Our estimates data is sourced from Thomson Reuters who have a data collection team with more than 20 years of experience. They, in turn, monitor the research output of over 600 contributing analyst/brokerage firms, including:
- Research Notes
- Non-research documentation contributed directly from brokers
- Web based electronic contributions which allow Analysts to contribute real-time revisions to the database direct from their desktop.
Thomson Reuters’ trained staff use strict, uniform methodologies to collect estimates and provide consistent, reliable detailed revisions and consensus data. It is Reuters' policy not to keep stale estimates or estimates from brokers who have dropped coverage to ensure that the data for a company is as current as possible in the database. All estimates older than 100 days are reviewed.
The estimates database is designed with quantitative / screening usage in mind and is used by academics and quantitative professionals worldwide. Nevertheless, it's important to understand the limitations of estimates data.
The consensus estimate is the aggregation of all the estimate of individual analysts' tracking a particular stock to provide a common view of the company. Depending on the level of coverage, this number could be the average of 30 different forecasts. On the other hand, if it's a smaller company, the estimate could be the average of just one or two analyst forecasts.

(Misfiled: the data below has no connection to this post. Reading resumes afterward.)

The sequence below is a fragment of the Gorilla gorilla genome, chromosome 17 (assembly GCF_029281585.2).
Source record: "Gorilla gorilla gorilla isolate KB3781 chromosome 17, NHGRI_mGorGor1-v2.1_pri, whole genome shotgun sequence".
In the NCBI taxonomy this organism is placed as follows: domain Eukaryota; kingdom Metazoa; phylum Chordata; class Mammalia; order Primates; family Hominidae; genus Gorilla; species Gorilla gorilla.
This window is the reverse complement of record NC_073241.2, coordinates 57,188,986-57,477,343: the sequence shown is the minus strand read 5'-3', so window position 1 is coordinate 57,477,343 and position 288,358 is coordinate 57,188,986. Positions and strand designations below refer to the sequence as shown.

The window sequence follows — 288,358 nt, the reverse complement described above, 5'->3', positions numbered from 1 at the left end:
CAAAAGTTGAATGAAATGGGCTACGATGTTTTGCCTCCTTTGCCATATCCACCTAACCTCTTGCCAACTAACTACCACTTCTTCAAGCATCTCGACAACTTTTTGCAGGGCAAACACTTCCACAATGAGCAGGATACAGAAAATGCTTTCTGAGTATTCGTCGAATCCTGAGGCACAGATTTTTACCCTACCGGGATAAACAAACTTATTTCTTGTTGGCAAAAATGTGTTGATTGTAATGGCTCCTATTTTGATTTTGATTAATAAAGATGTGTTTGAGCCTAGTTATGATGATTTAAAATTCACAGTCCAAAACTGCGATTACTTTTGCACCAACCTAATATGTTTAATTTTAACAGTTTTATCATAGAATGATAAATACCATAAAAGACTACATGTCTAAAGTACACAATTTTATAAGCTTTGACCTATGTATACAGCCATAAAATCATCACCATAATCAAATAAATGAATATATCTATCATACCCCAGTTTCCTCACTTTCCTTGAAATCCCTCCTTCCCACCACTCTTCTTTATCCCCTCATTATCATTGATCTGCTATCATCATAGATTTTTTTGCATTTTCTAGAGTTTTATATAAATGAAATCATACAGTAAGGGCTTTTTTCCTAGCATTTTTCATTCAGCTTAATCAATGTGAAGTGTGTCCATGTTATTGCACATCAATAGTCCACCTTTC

Thomson Reuters compute both a mean and a median for their consensus estimates. The mean is computed as the sum of the different estimates divided by the number of estimates provided. The median is obtained by ranking estimates from highest to lowest and then the middle estimate is taken as the median the median. If the number of estimates is even, then the average of the middle two figures will be the median. Note that all Thomson Reuters excluded all ’Suppressed Estimates’ (see below) before computing means and medians.
Because so many investors watch consensus numbers, the difference between actual and consensus earnings (known as positive or negative Earnings Surprise) is one of the most important factors driving share-price performance over the short term.
Not all forecasts will be included in the consensus calculation. In certain situations like profit warnings, improved company guidance, unexpected results or after a merger or acquisition, analysts may upgrade or downgrade their estimates to reflect the newly available information. Old estimates are excluded from consensus once analysts start to upgrade or downgrade after a significant event has occurred. Some analysts may have anticipated this significant event and have already set their estimate to take account of the event. These estimates are not excluded.
Reuters will also suppress estimates from consensus that are on a different basis to the majority of other estimates. There are certain situations where analysts are not in agreement as to what should be classed as an exceptional item, for example, restructuring costs for some companies can at times be looked upon as a recurring item.